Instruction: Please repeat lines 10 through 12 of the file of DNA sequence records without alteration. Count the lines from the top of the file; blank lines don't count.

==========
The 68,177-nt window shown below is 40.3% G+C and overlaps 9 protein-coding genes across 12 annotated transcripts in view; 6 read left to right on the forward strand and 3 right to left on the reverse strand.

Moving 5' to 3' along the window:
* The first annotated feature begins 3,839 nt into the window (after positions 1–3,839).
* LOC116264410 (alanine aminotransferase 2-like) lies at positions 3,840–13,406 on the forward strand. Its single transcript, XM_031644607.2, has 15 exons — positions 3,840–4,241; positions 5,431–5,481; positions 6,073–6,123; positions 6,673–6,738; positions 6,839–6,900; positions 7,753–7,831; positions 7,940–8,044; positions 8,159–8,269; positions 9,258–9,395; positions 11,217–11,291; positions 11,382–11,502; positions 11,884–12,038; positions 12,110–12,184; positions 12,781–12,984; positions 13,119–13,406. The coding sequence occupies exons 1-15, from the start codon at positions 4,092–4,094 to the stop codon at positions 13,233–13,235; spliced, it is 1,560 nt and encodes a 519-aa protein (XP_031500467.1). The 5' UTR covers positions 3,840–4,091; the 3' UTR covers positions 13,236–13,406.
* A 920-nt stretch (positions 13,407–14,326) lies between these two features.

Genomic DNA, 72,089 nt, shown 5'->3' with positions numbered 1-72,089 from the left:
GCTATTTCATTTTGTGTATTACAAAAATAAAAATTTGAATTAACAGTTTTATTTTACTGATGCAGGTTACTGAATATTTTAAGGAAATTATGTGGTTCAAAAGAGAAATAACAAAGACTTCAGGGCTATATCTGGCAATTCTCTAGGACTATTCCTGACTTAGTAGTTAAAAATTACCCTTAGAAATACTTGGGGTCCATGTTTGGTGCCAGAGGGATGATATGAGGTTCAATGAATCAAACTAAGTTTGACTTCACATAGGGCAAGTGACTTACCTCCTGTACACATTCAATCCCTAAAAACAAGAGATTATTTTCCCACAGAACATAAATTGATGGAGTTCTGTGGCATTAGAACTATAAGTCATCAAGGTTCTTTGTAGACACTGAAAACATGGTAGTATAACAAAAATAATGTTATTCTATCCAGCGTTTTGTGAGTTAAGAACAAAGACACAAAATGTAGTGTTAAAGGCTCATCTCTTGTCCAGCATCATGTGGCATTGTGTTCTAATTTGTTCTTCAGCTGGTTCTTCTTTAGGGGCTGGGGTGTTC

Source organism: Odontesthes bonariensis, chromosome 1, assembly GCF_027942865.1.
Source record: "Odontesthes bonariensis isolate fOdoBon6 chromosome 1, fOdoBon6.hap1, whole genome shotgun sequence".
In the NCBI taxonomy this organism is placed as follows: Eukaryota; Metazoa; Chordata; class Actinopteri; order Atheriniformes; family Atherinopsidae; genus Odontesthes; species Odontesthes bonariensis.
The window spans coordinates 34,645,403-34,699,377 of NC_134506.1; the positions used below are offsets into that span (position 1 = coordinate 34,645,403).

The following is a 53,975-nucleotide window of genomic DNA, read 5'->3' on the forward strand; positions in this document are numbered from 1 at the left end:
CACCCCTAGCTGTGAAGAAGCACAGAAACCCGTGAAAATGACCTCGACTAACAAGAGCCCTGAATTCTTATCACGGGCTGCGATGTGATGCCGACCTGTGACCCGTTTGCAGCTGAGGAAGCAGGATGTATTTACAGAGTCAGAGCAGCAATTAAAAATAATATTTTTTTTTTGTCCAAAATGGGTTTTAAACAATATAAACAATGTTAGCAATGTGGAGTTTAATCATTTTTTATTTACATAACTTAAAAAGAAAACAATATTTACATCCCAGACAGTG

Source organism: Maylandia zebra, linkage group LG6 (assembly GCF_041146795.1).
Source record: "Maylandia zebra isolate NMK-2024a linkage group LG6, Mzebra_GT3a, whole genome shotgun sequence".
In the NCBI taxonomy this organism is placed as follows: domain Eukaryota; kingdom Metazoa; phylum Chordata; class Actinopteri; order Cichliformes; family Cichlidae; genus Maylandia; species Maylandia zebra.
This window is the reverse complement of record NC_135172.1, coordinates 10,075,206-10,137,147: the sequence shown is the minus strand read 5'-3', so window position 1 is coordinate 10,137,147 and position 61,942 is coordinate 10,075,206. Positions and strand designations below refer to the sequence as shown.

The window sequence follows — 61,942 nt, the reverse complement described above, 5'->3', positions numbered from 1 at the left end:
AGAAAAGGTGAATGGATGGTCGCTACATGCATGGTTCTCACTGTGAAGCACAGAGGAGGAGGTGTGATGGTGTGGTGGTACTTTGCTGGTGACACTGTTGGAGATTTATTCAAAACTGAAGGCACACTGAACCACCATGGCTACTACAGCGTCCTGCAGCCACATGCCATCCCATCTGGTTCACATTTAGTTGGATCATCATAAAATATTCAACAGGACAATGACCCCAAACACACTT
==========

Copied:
In the NCBI taxonomy this organism is placed as follows: Eukaryota; Metazoa; Chordata; class Actinopteri; order Atheriniformes; family Atherinopsidae; genus Odontesthes; species Odontesthes bonariensis.
The window spans coordinates 34,645,403-34,699,377 of NC_134506.1; the positions used below are offsets into that span (position 1 = coordinate 34,645,403).

The following is a 53,975-nucleotide window of genomic DNA, read 5'->3' on the forward strand; positions in this document are numbered from 1 at the left end: